Origin: The origin of Bagru lies buried beneath the mysteries of Indian handicraft. As most crafts in India, this one too holds no authentic record to proof its origin.
Legend has it, around 450 years a community of Chhipas (people who stamp or print) came to Bagru from Sawai Madhopur (Alwar), and settled in Bagru. This community settled along the riverside Sanganeri. They played with clay provided by the banks of the river and soon it became a significant element of deriving base colour for Bagru prints.
Present Day: Even today, the artisans creating Bagru craft live together in a small village called Chhippa Mohalla (meaning printers quarters). They still live where their forefathers lived that is by the Sanjaria riverside. They are practicing age old methods thus ensuring survival of the traditional art.
The interiors of Rajasthan, at a distance of 30-35 kms from Jaipur, there is a small village titled Bagru. Bagru is home to around 22,089 i.e. male 52% and female 48%. This remote village is famed for three-centuries-old tradition of printing with the splendid efforts of artisans.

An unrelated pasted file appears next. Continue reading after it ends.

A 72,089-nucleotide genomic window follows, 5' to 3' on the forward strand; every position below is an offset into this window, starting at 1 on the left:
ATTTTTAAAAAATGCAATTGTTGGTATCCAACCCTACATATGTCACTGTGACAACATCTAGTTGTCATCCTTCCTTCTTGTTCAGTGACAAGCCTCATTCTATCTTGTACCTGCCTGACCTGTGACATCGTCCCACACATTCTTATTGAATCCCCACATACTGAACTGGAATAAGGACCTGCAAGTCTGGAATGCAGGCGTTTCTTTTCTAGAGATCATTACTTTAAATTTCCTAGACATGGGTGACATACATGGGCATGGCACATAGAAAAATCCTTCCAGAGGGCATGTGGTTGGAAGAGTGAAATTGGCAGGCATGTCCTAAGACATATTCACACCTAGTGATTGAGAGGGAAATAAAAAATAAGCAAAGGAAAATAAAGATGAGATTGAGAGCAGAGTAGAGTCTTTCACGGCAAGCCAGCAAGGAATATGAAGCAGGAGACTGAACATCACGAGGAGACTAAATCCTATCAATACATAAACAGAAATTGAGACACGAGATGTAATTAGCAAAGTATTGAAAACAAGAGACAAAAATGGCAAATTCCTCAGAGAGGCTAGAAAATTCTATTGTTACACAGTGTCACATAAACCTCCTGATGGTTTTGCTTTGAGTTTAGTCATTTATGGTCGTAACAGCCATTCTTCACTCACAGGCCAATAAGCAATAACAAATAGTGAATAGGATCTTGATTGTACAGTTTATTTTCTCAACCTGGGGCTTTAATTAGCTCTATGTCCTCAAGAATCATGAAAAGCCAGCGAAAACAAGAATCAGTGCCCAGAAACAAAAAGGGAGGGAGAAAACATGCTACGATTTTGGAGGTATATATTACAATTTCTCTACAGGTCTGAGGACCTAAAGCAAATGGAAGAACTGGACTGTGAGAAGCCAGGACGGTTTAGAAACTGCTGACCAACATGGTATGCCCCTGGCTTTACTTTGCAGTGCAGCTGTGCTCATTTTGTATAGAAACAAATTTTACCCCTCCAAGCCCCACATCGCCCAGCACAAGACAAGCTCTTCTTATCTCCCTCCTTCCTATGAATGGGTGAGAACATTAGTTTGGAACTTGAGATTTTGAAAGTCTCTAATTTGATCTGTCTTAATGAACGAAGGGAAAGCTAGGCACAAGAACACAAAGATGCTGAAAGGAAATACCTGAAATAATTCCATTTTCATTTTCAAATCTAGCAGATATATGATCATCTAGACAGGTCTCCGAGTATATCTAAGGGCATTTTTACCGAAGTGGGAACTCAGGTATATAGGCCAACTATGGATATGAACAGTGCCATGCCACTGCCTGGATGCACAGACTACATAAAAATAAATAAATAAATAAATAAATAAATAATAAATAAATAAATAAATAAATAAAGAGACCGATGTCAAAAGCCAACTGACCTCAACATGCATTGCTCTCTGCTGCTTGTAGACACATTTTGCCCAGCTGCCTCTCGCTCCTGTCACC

Process of Bagru printing: The entire procedure of Bagru printing can be categorized into four steps: preparing raw cloth, making dyes and colours, the printing process and developing intricate dyeing technique. Firstly, the raw fabric is washed off its impurities like starch, oil and dust. This step is guarantees even and good penetration of colour. Cloth is washed with paste that is made over two days. This is done by mixing cow-dung, soda ash and sesame oil. Locally, this step is addressed as Hari sarana. Now, the washed and dried cloth is ready for Harda treatment.
Harda, a seed, is considered to be the most significant element of printing and dyeing technique. This seed is powdered and mixed with water. Fabrics are washed in this mixture and this lends a yellow tint to the cloth. Now the printing process is carried on. Artisans smudge the cloth with Fullers earth and then dip it in turmeric water to get beige colored background. Post this, they stamp the cloth with striking designs employing natural dyes of earthly shades.
Specialty motifs are transferred onto light coloured background with wooden blocks. This is done in two styles – direct and resist style.
Bring Home: You can pick up these beautiful craft items from artisan fairs.